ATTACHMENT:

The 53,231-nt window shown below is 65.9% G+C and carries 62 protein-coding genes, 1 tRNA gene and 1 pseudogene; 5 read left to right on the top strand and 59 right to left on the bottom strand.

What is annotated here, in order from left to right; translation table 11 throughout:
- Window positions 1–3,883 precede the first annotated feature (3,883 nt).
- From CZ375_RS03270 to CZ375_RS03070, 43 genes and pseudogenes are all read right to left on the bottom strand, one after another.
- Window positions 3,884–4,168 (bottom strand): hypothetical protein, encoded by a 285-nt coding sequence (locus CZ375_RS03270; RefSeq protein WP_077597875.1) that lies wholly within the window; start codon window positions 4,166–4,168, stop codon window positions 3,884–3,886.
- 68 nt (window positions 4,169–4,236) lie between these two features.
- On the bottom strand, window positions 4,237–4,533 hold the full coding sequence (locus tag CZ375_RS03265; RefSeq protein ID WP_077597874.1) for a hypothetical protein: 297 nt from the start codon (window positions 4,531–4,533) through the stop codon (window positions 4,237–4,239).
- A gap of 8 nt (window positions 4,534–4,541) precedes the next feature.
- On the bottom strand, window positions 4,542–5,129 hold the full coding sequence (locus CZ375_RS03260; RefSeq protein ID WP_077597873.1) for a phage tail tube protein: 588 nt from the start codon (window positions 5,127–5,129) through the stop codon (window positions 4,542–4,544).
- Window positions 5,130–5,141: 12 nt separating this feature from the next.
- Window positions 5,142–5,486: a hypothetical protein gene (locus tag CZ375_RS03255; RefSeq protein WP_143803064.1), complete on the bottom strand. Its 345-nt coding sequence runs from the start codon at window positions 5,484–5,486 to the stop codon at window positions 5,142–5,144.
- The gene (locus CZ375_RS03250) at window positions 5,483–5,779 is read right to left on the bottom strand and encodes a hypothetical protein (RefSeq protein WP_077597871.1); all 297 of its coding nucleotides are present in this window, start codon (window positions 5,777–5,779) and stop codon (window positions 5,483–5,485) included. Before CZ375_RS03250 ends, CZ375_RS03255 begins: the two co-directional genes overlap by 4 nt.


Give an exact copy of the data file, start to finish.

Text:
The 53,231-nt window shown below is 65.9% G+C and carries 62 protein-coding genes, 1 tRNA gene and 1 pseudogene; 5 read left to right on the top strand and 59 right to left on the bottom strand.

What is annotated here, in order from left to right; translation table 11 throughout:
- Window positions 1–3,883 precede the first annotated feature (3,883 nt).
- From CZ375_RS03270 to CZ375_RS03070, 43 genes and pseudogenes are all read right to left on the bottom strand, one after another.
- Window positions 3,884–4,168 (bottom strand): hypothetical protein, encoded by a 285-nt coding sequence (locus CZ375_RS03270; RefSeq protein WP_077597875.1) that lies wholly within the window; start codon window positions 4,166–4,168, stop codon window positions 3,884–3,886.
- 68 nt (window positions 4,169–4,236) lie between these two features.
- On the bottom strand, window positions 4,237–4,533 hold the full coding sequence (locus tag CZ375_RS03265; RefSeq protein ID WP_077597874.1) for a hypothetical protein: 297 nt from the start codon (window positions 4,531–4,533) through the stop codon (window positions 4,237–4,239).
- A gap of 8 nt (window positions 4,534–4,541) precedes the next feature.
- On the bottom strand, window positions 4,542–5,129 hold the full coding sequence (locus CZ375_RS03260; RefSeq protein ID WP_077597873.1) for a phage tail tube protein: 588 nt from the start codon (window positions 5,127–5,129) through the stop codon (window positions 4,542–4,544).
- Window positions 5,130–5,141: 12 nt separating this feature from the next.
- Window positions 5,142–5,486: a hypothetical protein gene (locus tag CZ375_RS03255; RefSeq protein WP_143803064.1), complete on the bottom strand. Its 345-nt coding sequence runs from the start codon at window positions 5,484–5,486 to the stop codon at window positions 5,142–5,144.
- The gene (locus CZ375_RS03250) at window positions 5,483–5,779 is read right to left on the bottom strand and encodes a hypothetical protein (RefSeq protein WP_077597871.1); all 297 of its coding nucleotides are present in this window, start codon (window positions 5,777–5,779) and stop codon (window positions 5,483–5,485) included. Before CZ375_RS03250 ends, CZ375_RS03255 begins: the two co-directional genes overlap by 4 nt.